Friday, June 24, 2011

On The Post

Yes, I’m on with the job and although it was windy this morning, the sun was out again and I was looking for blog material. And at 0745 the Barn Owl was still looking for a breakfast around the fields and fence hopping the ditches near Lane Ends. I then regretted not getting up earlier and getting new owl photos, but as the run rose a little more the bird disappeared out of sight towards the village and its daytime roost so I turned my attention to Lane Ends itself.

Blackcap and Reed Warbler sang out from the plantation with a cluster of 15+ Blackbirds young and old feeding on the tilled ground, with the now regular but flighty Jay putting in a brief appearance.

Blackbird

From Pilling Water I saw the distant Barn Owl again now flying over Damside and then on towards Fluke Hall Lane, but with the owl’s circuit of a couple of square miles where to park the car at 0600 for the chance of fleeting photography in the morning light remains the question. The inland stretch of Pilling Water had a circling, hovering Kestrel, 4 Swift, 15 Swallow, 6 House Martin, 1 Oystercatcher and 4 Lapwing, and on the outer, 1 Common Sandpiper, 12 Redshank and 14 Shelduck.

Oystercatcher

There are a few more finches about now that first broods have fledged with a nice little mixed flock building up on the sea wall seed heads with a count of 15 Linnet, 18 Goldfinch and 7 Greenfinch. As in recent days I found 4 Meadow Pipits and the usual number of 10/15 Skylark.

Up at Fluke Hall a pair of Oystercatcher sounded out to one well grown young, with 15 Redshank, 12 Shelduck, 18 Lapwing and another Common Sandpiper on the pool. I tracked down another pair of Redshanks with young chicks, but the adults had their young tucked away in an unapproachable spot of thick cover, warning the youngsters of me long before I got near. There’s a good reason a Redshank is known as “Sentinel of the Marsh”. The wary adults didn’t go too far away but stayed put along the fence posts or overhead from where they yelled at me, advising the chicks to stay hidden as they drew in Lapwings and Oystercatchers to scold me also.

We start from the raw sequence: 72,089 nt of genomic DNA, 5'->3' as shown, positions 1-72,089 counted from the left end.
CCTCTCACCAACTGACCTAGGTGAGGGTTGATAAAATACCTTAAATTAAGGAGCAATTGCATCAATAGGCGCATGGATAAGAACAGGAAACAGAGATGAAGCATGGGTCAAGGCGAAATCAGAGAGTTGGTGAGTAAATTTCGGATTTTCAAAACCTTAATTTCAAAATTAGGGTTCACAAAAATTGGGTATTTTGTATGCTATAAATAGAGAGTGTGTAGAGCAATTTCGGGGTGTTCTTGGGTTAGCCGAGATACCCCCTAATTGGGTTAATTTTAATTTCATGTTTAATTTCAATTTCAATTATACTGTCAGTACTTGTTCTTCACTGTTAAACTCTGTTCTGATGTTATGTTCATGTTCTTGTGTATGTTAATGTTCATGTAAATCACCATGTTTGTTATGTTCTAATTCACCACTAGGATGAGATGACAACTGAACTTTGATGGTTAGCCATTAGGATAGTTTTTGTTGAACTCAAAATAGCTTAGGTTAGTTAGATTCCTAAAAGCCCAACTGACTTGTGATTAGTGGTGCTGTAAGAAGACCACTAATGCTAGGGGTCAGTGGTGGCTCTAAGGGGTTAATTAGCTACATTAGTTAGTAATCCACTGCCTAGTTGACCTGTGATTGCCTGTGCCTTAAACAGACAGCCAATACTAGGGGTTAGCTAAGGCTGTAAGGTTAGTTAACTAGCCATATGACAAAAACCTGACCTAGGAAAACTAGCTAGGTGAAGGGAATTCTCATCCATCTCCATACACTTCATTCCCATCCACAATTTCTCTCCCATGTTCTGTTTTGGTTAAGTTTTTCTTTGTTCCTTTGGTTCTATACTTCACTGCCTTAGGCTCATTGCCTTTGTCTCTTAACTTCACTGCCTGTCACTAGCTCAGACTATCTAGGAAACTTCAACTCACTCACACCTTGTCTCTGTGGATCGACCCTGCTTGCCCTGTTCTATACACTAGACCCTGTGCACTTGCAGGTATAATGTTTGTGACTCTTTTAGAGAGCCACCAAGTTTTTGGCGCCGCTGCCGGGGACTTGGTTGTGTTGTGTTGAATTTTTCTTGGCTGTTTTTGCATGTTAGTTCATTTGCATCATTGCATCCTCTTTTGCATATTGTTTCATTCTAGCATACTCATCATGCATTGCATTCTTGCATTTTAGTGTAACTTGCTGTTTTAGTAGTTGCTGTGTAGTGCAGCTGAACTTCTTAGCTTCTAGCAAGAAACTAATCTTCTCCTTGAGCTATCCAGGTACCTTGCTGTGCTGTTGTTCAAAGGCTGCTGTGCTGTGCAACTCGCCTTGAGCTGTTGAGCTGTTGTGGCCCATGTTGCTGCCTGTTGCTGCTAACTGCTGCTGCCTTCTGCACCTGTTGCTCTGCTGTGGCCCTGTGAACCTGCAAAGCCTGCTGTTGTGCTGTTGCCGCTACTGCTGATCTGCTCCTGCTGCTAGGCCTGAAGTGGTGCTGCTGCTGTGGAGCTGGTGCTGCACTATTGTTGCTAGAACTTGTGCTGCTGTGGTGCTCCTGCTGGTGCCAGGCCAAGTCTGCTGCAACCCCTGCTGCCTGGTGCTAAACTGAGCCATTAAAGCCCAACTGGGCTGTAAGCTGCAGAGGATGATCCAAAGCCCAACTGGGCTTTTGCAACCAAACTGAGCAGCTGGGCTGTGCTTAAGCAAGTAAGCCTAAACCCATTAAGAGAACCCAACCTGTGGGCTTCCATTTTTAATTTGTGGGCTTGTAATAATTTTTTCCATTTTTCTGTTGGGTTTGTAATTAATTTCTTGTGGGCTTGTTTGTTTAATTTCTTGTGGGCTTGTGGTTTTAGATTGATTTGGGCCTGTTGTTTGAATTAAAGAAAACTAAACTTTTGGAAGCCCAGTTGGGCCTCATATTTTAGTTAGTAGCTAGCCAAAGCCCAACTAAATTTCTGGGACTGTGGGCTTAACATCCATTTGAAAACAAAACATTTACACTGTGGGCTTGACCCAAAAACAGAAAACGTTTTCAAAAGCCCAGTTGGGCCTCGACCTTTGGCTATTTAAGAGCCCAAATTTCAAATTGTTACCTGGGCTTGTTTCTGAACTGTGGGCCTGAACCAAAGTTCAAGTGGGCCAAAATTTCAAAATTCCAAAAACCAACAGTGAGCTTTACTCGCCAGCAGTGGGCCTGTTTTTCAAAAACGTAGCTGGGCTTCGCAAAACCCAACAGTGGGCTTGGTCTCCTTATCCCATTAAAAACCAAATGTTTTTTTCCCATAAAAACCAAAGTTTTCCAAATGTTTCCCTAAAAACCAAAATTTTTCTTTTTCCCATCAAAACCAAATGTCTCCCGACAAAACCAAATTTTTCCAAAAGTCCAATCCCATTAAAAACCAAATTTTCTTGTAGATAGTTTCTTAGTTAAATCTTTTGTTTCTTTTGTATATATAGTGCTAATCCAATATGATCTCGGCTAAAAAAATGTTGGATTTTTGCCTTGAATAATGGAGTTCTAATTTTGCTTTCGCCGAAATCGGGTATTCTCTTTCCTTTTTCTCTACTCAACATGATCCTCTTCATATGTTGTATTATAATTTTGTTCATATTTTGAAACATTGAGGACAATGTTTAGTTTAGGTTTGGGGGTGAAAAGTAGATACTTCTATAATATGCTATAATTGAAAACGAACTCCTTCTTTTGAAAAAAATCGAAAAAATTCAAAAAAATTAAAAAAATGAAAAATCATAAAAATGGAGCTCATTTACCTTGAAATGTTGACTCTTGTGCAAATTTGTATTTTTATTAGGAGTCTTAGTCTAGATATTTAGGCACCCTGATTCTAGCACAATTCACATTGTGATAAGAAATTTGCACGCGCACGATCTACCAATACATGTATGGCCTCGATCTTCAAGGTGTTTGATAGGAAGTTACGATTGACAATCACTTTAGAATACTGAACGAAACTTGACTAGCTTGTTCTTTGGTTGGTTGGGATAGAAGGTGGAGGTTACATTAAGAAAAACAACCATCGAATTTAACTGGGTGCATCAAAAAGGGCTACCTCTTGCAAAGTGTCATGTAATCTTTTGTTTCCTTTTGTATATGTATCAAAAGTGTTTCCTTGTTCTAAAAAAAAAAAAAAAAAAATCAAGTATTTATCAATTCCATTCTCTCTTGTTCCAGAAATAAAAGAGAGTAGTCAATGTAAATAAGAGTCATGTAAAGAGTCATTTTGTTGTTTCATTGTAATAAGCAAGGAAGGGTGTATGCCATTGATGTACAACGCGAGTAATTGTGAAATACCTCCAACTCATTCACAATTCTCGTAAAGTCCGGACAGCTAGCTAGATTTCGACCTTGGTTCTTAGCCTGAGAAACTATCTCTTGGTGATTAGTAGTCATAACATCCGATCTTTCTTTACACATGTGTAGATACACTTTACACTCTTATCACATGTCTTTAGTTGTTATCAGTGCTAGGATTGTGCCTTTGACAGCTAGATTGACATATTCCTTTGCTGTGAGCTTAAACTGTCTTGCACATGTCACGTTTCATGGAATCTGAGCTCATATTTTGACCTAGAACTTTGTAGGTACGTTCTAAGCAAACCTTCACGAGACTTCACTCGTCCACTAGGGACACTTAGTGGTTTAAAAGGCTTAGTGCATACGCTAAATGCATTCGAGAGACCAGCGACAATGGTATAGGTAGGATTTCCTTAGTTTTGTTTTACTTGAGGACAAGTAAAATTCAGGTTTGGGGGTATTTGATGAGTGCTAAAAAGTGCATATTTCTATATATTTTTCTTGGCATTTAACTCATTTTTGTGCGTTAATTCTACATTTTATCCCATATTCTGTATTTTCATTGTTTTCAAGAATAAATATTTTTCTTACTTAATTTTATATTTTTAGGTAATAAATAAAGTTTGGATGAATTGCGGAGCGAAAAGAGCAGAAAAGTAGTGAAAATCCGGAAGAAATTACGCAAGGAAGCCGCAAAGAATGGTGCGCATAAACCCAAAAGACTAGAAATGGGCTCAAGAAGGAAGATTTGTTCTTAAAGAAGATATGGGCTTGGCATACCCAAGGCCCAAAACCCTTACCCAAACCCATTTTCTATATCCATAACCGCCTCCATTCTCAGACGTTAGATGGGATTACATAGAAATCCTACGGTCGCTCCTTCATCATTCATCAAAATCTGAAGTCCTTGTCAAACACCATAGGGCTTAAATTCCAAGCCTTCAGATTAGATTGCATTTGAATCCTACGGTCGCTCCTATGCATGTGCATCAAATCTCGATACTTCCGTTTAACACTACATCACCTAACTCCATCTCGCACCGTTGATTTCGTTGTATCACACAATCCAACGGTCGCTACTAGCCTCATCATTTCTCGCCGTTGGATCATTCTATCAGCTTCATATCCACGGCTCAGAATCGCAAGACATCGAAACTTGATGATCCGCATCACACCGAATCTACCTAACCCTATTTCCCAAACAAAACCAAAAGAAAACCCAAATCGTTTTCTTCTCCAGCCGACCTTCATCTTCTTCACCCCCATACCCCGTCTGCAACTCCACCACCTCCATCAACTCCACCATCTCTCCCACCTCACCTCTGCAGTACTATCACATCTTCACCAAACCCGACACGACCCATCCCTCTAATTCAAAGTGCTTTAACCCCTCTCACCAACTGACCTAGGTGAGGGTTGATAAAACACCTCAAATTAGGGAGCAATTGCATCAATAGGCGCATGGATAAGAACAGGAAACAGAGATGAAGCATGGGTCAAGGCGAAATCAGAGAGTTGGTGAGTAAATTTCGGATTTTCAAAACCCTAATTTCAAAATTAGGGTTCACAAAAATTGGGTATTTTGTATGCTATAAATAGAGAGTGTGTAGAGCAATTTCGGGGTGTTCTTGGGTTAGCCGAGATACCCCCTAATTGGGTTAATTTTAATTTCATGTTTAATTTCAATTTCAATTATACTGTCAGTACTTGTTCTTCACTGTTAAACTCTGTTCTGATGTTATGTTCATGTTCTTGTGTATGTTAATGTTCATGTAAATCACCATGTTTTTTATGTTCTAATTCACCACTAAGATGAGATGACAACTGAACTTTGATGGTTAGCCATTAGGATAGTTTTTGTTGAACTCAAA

Redshank

Redshank

Redshank

If the rain holds off this evening there may be a spot of ringing with a fresh post tomorrow. Watch this space.

10 comments:

Pete Woodruff said...

I luv the Redshank Phil, you always know when they're around....noisy little buggers, but still luv 'em.

Gallicissa said...

Impressive how you get those birds to pose for you on the posts. My favourite is the Oystercatcher.

ladyfi said...

What amazing clarity in these shots. Just lovely.

Gary said...

Great shots, Phil. Boom & Gary of the Vermilon River, Canada.

Iowa Gardening Woman said...

Wonderful bird photos as usual. Love the barn swallow on your header.

fjällripan said...

Wonderful photos, all of them. I really like your headerphoto to.

Mama Zen said...

These are beautiful! I particularly like the shot of the blackbird.

Ladynred said...

Awesome shots of the birds. You always know what their names are. Perhaps you can name my bird!

Ladynred said...

Love the swallow and the goldfinch!

Stu said...

Nice wader shots, both of those are rather rare in Japan..........

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